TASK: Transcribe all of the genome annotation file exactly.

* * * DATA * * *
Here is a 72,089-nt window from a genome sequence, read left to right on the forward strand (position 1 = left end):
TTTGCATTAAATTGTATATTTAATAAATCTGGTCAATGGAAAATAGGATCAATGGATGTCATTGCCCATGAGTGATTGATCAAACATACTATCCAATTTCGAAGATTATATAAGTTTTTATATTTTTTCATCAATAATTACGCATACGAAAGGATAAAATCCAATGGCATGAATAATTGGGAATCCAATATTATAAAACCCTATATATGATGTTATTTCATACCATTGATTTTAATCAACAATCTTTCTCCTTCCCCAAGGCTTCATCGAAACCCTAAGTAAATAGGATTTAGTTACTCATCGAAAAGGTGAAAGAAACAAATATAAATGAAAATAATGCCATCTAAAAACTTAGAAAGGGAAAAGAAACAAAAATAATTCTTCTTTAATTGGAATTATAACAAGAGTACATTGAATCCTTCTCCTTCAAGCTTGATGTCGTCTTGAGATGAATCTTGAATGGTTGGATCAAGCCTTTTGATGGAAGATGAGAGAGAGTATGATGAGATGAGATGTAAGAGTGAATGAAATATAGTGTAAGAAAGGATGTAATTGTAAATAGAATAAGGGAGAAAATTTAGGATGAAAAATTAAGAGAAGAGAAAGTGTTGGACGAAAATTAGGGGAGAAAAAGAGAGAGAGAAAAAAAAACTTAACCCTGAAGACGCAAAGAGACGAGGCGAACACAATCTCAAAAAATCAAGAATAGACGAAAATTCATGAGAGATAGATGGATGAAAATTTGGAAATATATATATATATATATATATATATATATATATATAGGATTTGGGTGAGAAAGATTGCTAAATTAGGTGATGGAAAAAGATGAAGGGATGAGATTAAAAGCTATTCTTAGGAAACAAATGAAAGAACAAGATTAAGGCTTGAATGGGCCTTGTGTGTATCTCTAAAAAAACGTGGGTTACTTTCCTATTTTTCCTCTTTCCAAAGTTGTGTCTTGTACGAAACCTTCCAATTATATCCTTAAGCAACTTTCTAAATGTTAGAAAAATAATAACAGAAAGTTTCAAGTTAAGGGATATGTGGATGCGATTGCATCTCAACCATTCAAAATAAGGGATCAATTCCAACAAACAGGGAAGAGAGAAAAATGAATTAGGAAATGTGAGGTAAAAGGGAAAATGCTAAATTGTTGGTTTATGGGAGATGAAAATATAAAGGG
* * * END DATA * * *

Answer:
Here is a 72,089-nt window from a genome sequence, read left to right on the forward strand (position 1 = left end):
TTTGCATTAAATTGTATATTTAATAAATCTGGTCAATGGAAAATAGGATCAATGGATGTCATTGCCCATGAGTGATTGATCAAACATACTATCCAATTTCGAAGATTATATAAGTTTTTATATTTTTTCATCAATAATTACGCATACGAAAGGATAAAATCCAATGGCATGAATAATTGGGAATCCAATATTATAAAACCCTATATATGATGTTATTTCATACCATTGATTTTAATCAACAATCTTTCTCCTTCCCCAAGGCTTCATCGAAACCCTAAGTAAATAGGATTTAGTTACTCATCGAAAAGGTGAAAGAAACAAATATAAATGAAAATAATGCCATCTAAAAACTTAGAAAGGGAAAAGAAACAAAAATAATTCTTCTTTAATTGGAATTATAACAAGAGTACATTGAATCCTTCTCCTTCAAGCTTGATGTCGTCTTGAGATGAATCTTGAATGGTTGGATCAAGCCTTTTGATGGAAGATGAGAGAGAGTATGATGAGATGAGATGTAAGAGTGAATGAAATATAGTGTAAGAAAGGATGTAATTGTAAATAGAATAAGGGAGAAAATTTAGGATGAAAAATTAAGAGAAGAGAAAGTGTTGGACGAAAATTAGGGGAGAAAAAGAGAGAGAGAAAAAAAAACTTAACCCTGAAGACGCAAAGAGACGAGGCGAACACAATCTCAAAAAATCAAGAATAGACGAAAATTCATGAGAGATAGATGGATGAAAATTTGGAAATATATATATATATATATATATATATATATATATATAGGATTTGGGTGAGAAAGATTGCTAAATTAGGTGATGGAAAAAGATGAAGGGATGAGATTAAAAGCTATTCTTAGGAAACAAATGAAAGAACAAGATTAAGGCTTGAATGGGCCTTGTGTGTATCTCTAAAAAAACGTGGGTTACTTTCCTATTTTTCCTCTTTCCAAAGTTGTGTCTTGTACGAAACCTTCCAATTATATCCTTAAGCAACTTTCTAAATGTTAGAAAAATAATAACAGAAAGTTTCAAGTTAAGGGATATGTGGATGCGATTGCATCTCAACCATTCAAAATAAGGGATCAATTCCAACAAACAGGGAAGAGAGAAAAATGAATTAGGAAATGTGAGGTAAAAGGGAAAATGCTAAATTGTTGGTTTATGGGAGATGAAAATATAAAGGG